Thursday, August 25, 2005

[Global Poverty] US works to derail world pact on poverty

August 26, 2005
The Washington Post

New York:

Less than a month before world leaders arrive in New York for a summit on poverty and United Nations reform, the Bush Administration has thrown the proceedings into turmoil with a call for drastic renegotiation of a draft agreement to be signed by presidents and prime ministers attending the event.

The US has only recently introduced more than 750 amendments that would eliminate new pledges of foreign aid to impoverished nations, scrap provisions that call for action to halt climate change and urge nuclear powers to make greater progress in dismantling their nuclear arms. At the same time, the Administration is urging UN members to strengthen language in the 29-page document that calls for tougher action to combat terrorism, promote human rights and democracy and halt the spread of the world's deadliest weapons.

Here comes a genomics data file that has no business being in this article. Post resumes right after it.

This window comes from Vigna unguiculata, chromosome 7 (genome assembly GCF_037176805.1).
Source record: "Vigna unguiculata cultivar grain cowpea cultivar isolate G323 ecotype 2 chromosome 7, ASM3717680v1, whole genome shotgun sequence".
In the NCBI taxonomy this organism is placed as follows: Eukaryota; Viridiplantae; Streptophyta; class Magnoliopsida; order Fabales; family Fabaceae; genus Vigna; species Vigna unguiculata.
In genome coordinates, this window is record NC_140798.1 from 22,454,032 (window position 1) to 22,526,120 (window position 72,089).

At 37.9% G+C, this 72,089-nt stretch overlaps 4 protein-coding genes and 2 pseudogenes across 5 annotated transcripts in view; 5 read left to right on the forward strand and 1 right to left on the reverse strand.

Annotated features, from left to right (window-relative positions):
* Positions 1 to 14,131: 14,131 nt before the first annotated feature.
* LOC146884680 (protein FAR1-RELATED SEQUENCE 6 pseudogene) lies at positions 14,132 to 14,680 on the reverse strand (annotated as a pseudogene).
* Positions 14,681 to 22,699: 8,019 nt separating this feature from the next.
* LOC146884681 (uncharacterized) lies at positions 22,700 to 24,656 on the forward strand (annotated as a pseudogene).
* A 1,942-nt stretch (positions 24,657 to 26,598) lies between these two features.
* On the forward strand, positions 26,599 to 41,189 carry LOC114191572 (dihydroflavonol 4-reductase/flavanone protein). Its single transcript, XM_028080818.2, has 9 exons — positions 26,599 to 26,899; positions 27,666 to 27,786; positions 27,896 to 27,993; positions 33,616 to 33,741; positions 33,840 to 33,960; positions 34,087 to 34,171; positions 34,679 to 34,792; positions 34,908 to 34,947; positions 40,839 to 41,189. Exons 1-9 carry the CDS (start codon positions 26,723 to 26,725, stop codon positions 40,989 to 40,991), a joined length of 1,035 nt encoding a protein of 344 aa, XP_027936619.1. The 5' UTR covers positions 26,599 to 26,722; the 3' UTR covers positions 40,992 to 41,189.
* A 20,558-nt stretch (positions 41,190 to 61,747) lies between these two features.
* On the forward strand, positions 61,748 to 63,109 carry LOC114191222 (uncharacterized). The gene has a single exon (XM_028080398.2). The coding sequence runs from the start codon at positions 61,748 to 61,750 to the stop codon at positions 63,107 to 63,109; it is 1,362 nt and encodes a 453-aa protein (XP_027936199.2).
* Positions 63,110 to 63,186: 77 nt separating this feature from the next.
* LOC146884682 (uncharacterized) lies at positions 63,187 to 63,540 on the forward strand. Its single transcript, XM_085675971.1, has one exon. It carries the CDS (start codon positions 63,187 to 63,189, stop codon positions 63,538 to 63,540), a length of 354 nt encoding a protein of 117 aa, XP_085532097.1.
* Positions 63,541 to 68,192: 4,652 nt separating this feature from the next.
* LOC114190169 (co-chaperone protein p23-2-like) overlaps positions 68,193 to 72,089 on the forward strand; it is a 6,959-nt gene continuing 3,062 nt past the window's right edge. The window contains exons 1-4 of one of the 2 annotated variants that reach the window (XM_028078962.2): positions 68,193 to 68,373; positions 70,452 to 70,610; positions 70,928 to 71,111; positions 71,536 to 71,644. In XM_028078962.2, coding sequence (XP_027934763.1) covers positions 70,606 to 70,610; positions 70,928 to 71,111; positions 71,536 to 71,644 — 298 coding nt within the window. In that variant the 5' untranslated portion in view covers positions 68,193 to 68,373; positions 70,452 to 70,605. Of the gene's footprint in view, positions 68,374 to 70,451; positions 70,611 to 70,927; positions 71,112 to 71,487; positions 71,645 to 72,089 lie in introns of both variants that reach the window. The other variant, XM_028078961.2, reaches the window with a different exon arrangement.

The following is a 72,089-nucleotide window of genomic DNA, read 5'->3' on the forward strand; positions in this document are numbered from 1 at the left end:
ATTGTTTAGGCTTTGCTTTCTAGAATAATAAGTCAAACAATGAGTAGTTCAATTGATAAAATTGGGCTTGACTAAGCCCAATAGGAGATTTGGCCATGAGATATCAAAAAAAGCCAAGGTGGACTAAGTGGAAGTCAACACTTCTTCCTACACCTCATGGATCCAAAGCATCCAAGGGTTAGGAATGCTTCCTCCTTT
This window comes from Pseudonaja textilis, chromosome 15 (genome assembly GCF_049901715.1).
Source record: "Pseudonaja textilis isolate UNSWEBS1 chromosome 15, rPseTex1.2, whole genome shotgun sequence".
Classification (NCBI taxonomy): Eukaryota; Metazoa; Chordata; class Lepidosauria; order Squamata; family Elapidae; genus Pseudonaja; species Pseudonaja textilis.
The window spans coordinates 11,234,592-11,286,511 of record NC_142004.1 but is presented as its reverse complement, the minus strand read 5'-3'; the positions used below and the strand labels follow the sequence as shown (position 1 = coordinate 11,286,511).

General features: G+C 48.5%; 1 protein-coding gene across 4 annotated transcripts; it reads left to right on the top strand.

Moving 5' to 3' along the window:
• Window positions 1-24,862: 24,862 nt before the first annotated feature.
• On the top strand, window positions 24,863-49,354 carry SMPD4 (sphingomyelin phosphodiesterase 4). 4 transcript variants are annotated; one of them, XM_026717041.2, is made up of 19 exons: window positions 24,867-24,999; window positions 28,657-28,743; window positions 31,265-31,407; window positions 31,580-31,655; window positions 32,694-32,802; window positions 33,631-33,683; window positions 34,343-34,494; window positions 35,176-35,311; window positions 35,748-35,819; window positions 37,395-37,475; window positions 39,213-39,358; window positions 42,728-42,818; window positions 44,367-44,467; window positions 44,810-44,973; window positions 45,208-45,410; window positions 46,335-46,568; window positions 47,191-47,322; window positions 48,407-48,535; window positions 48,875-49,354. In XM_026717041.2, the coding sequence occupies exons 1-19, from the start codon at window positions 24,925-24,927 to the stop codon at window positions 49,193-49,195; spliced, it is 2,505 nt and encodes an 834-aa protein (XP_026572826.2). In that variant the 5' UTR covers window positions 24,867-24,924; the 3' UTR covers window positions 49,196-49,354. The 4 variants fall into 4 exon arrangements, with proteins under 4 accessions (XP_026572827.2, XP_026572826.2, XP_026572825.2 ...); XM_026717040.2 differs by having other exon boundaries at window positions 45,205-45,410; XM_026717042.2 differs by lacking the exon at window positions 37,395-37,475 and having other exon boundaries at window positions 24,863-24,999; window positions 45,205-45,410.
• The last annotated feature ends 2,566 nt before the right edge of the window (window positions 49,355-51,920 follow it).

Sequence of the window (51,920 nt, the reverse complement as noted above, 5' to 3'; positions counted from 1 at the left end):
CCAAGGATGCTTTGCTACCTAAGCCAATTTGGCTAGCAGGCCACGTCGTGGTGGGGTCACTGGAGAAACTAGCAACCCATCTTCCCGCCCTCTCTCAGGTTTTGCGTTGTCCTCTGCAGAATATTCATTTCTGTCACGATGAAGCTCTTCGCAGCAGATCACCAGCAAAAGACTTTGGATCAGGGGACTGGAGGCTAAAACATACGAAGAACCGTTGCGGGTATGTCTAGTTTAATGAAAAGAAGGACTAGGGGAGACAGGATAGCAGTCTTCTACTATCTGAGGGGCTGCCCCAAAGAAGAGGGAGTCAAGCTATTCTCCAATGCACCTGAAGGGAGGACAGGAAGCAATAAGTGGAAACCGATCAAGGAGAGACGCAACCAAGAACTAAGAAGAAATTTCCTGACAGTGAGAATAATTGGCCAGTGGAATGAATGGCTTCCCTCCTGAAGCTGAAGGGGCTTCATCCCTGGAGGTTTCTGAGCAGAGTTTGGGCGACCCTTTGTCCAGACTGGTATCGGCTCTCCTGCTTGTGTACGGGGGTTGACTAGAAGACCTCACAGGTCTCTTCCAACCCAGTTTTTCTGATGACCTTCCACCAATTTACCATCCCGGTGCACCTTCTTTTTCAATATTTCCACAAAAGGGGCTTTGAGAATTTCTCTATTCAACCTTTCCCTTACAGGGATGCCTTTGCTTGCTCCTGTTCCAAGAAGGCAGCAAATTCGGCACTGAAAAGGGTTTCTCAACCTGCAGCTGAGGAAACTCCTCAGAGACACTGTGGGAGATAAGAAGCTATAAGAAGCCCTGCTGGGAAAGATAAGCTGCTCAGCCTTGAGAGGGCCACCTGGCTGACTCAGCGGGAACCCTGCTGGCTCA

The summit, an unusual meeting at the UN of heads of state from around the globe, was called by the UN Secretary-General, Kofi Annan, to reinvigorate efforts to fight poverty and take stronger steps in the battles against terrorism and genocide. The leaders of 175 nations are expected to attend and sign the agreement, which has been under negotiation for six months.

But Mr Annan's effort to press for changes has been hampered by investigations into fraud in the UN oil-for-food program in Iraq and revelations of sexual misconduct by UN peacekeepers around the world.The proposed US amendments, submitted by the UN ambassador, John Bolton, have been presented this week to select envoys.

The US proposals face strong resistance from poorer countries, which want the UN to focus on alleviating poverty, criticising US and Israeli policies in the Middle East and scaling back UN intervention in small countries that abuse human rights.

"We are looking at very, very difficult negotiations in the days ahead," said Pakistan's UN envoy, Munir Akram. The US has "strong positions and many of us do have very strongly held positions. That's the nature of the game. My only regret is we didn't get into the negotiations early enough."